The Meru county government, in conjunction with the Kenya National Blood Transfusion Service (KNBTS), has established a 1,000-unit capacity blood bank at the Meru Referral Hospital.
This is part of efforts to increase access to life saving blood in the upper eastern region.
Speaking when he opened the satellite blood transfusion centre on Tuesday, Governor Kiraitu Murungi said plans are under way to install blood screening equipment and reagents at the facility in order to end reliance on the Embu transfusion centre.
“Many patients do not have timely access to safe blood because of financing challenges and inefficiencies in collection of the blood. This facility will go a long way in addressing access challenges in the region. We urge Meru residents to generously donate blood,” Mr Murungi said.
According to Meru Referral Hospital CEO Joseph Wahome, the satellite blood transfusion centre has increased the hospital’s blood bank capacity from 200 pints.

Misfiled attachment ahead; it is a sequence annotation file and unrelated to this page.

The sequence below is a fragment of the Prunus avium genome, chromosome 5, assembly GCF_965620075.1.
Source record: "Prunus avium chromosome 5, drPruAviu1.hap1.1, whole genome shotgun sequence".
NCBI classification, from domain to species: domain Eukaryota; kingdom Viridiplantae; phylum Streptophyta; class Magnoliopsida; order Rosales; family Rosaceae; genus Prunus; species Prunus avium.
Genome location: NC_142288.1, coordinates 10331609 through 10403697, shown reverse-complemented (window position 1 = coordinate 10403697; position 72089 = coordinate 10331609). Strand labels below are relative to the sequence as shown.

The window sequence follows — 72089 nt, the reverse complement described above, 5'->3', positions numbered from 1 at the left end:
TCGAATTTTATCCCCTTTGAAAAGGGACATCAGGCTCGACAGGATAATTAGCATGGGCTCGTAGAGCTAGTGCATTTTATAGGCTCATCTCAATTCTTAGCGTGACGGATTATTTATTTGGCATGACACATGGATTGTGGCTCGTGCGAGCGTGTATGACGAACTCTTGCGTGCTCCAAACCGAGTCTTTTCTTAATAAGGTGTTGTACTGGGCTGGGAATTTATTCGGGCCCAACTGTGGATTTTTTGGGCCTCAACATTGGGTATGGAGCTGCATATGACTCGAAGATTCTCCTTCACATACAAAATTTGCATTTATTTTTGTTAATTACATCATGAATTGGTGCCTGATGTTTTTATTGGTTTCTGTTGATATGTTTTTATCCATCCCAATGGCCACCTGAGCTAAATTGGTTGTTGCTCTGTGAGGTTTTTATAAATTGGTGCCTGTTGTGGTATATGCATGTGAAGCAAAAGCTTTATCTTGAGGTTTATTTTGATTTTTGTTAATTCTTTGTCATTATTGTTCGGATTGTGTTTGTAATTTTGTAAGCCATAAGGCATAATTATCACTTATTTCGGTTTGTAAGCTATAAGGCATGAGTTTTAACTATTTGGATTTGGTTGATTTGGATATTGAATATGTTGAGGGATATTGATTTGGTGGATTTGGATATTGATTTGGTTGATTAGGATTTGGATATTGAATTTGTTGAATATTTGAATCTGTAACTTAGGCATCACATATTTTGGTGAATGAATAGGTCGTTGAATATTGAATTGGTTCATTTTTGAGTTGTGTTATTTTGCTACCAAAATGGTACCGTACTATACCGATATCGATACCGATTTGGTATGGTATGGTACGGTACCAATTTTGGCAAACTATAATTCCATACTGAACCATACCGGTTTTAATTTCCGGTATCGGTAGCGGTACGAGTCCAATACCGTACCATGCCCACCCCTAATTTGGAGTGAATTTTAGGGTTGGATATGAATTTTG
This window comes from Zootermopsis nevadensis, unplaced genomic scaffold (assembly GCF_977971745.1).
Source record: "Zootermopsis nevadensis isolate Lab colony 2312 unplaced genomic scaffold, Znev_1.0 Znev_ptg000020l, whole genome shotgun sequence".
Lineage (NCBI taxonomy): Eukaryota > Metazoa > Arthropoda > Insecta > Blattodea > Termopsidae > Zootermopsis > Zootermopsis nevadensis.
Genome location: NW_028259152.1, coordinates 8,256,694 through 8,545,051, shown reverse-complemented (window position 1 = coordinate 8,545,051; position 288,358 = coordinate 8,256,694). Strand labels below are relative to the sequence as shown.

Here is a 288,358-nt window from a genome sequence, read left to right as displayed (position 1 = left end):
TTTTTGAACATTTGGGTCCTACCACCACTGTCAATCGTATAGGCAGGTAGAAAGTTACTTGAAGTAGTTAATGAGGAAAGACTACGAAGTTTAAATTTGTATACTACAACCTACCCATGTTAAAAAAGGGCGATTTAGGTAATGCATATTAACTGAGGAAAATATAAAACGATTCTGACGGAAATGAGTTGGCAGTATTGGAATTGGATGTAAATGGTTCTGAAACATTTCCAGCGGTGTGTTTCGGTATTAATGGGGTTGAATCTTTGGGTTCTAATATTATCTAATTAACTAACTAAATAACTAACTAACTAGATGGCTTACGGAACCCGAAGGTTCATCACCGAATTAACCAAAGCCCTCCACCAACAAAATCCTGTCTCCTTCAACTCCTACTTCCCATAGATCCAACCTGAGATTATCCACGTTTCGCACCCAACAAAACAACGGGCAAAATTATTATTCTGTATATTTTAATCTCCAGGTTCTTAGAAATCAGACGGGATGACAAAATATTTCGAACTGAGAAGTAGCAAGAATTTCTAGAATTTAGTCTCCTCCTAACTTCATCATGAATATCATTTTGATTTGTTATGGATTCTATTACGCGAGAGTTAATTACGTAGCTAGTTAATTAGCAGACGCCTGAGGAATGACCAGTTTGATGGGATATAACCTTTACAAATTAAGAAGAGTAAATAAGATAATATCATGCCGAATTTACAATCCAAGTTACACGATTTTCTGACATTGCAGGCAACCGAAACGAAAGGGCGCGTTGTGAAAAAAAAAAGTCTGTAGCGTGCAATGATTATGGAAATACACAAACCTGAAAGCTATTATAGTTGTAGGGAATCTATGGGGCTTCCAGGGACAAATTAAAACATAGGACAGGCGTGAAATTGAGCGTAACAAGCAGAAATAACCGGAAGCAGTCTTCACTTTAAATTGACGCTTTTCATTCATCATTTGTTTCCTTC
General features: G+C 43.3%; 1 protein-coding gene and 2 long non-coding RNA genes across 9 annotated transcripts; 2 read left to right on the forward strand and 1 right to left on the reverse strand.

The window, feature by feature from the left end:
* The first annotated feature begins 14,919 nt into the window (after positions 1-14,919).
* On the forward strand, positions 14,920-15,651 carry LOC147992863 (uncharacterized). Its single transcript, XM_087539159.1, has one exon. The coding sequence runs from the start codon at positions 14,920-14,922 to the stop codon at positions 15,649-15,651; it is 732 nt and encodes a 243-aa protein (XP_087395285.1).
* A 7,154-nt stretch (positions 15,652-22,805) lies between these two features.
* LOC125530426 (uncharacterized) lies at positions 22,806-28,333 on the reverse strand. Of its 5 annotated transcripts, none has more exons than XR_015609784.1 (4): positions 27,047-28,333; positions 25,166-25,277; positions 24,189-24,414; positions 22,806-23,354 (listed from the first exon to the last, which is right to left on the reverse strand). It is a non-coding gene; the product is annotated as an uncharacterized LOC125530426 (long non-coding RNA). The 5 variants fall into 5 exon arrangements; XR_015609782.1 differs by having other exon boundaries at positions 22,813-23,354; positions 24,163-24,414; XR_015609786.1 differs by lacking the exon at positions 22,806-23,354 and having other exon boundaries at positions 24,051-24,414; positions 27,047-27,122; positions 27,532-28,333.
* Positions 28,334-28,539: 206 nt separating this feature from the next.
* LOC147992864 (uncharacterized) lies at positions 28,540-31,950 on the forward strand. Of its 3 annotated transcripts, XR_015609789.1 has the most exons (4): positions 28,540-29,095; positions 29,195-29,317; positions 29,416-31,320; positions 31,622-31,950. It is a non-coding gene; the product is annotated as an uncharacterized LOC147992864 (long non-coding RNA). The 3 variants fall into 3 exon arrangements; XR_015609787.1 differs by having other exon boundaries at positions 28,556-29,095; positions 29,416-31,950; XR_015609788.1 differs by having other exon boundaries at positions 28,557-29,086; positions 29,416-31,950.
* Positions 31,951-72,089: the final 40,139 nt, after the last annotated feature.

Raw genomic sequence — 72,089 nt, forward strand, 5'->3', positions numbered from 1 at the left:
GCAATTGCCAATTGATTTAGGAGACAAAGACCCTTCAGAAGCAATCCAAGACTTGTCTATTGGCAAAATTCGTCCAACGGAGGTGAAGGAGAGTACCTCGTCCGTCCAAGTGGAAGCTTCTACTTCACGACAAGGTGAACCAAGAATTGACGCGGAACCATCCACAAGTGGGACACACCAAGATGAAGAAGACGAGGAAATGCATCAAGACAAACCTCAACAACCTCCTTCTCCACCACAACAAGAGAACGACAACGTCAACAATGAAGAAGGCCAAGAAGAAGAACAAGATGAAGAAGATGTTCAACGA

“The referral hospital alone uses about 600 pints of blood every month. We had to keep asking for supplies from Embu because of lack of capacity. The satellite centre will also ease access to health facilities in Isiolo and Marsabit,” Dr Wahome said.
Blood transfusion centre
He said that with establishment of the satellite blood transfusion centre, donors can now walk into the hospital and give blood.
Dr Wahome said the facility will soon be able to do screening and separation of blood and blood products.
The developments come after Health CS Mutahi Kagwe recently said the government is upgrading regional blood banks to increase their capacity from 95,642 units to at least 300,000 units.
Recently, Municipality MCA Elias Murega called for devolution of some of the mandates of the Blood Transfusion Service address shortages of blood in the country.
“KNBTS should be left with the mandate of monitoring quality and policy direction while counties coordinate blood donation and funding of blood banks. If counties lead blood donation drives, we can meet the demand,” he said.
According to KNBTS, about 60 per cent of the blood collected in the country is transfused to mothers and children, and about seven Kenyans need blood every 10 minutes.
Kenya needs about 450,000 units of blood annually, yet only 164,275 units were collected last year.